Reviewing App Translation Services: How to Make Your App Truly Global

Reviewing App Translation Services: How to Make Your App Truly Global

Developing a unique, interesting Android application is requires one set of skills, but marketing your application requires another set of skills. There are many ways to spread the word about your great app or game, including posting on our very own Apps and Games forum or submitting your app to XDA Labs, but eventually you’ll reach a point where growth seems to slow down and you have no idea what to do next.

One way to expand an app’s marketability is to release it with support for different locales. However, this creates its own suite of challenges, as most of us are not fluent in two, or even more, languages.  So then how do you go about translating your application?

I have gathered a few options available to developers, some free and some paid, and will walk you through how to use these services to translate your application so that you can reach a wider audience. Here are some of the different methods I have found:

The first two options, Crowdin and JITT, are crowd-sourced translation services and it should be noted that Crowdin features a paid option as well. Google Translator Kit allows you to use the power of Google’s translation engine to automatically translate your app’s strings into a plethora of different languages, while Jet Brains Android String to CSV converter allows you to quickly export your app’s strings into a CSV file that you can easily share with third-parties to help translate.


JITT uses a command line plugin that enables you to source your translations from the community. It’s a nifty idea that can help save a lot of time and money, encourage your users to contribute back to the app they love, and do some promotion of the app at the same time through word of mouth. I had quite a bit of trouble using the system, and it appears to be a bit rough around the edges which tends to give me the feeling that its not quite finished.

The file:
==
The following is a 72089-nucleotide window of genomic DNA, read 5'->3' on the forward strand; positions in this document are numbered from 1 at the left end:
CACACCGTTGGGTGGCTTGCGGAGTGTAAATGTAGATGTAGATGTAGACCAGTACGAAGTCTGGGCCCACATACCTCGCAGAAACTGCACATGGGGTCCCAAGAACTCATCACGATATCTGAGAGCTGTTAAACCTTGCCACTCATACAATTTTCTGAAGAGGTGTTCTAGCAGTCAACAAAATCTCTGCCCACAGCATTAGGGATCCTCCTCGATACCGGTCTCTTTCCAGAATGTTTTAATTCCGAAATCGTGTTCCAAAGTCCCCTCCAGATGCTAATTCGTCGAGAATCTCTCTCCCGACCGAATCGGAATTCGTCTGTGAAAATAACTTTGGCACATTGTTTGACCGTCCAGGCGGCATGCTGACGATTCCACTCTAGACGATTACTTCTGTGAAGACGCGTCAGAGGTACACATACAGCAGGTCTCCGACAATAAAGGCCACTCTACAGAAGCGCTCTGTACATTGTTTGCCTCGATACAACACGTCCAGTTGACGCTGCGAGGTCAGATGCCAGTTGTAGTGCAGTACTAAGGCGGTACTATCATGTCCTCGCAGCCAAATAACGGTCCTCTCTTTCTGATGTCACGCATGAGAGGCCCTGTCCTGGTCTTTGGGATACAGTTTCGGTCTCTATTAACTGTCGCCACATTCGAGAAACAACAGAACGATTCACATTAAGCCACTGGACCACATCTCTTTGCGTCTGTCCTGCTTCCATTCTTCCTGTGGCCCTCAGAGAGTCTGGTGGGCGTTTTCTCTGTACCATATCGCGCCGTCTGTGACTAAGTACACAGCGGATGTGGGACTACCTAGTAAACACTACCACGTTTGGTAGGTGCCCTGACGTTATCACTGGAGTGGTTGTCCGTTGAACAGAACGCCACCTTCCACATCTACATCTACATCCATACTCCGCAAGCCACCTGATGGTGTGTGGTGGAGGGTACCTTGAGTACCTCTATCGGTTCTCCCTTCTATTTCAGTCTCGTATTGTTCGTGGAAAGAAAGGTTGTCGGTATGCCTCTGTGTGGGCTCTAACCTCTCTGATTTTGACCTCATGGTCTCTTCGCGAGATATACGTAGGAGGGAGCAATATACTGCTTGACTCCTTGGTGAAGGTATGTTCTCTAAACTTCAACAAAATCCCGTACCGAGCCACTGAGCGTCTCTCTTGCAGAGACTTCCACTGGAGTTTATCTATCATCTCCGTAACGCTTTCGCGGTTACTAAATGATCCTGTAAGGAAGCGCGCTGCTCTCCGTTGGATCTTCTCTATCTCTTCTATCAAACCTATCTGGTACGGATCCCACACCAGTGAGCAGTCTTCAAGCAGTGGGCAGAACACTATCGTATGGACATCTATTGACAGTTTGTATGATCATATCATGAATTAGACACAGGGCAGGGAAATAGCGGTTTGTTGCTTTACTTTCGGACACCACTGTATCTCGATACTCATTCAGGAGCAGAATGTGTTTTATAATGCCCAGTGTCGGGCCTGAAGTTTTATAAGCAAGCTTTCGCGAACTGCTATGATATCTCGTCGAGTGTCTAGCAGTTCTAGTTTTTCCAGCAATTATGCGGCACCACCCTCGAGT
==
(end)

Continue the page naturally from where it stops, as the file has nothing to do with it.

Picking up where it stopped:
I created an app to test the translating service and I had a few problems with the website not showing the app I created. Once I got the site to work, I was a bit lost as to what to do next. The instructions kept asking me to point Jitter (the python script for JITT) to the root of my application, and let it do the rest. There are no instructions at this stage on exactly how I point anything at anything and “let it do the rest”. I found an extra link to more detailed instructions and worked out how to use the Python command, which was not quite as simple as point it and forget. You need all the API keys and Secrets that are generated for your app in the website. I uploaded my strings.xml file from my android test app, and then tried to use the rest of the site to do my translations; however all the other linked pages in the site were blank, just showing banner and titles of JITT’s site.

I used the command line interface which is built on Python to upload my files for translation to JITT.IO, and I found that out of the box this method didn’t work either, as I was missing some libraries to make the commands work. I am not sure if this was an issue on my local machine or a general issue. Eventually I got it working, but as you can tell its not a very intuitive application. Below are some screenshots of JITT.IO showing the login, app creation and the errors I ran into – hopefully this might help others work through similiar issues.

After working through all the instructions a few times I worked out I needed to create links to my files for others to translate. The command refers to “User Id’s” which I figured meant you had to have a JITT.IO account in order to help out. It turns out this is not true, and you can just use anyone’s email address. You need to supply the API key, link token and locale as well to create these links. Once you have them created (which by the way I cant find out how to do without using Python) you can paste them into a browser and get a page like the following.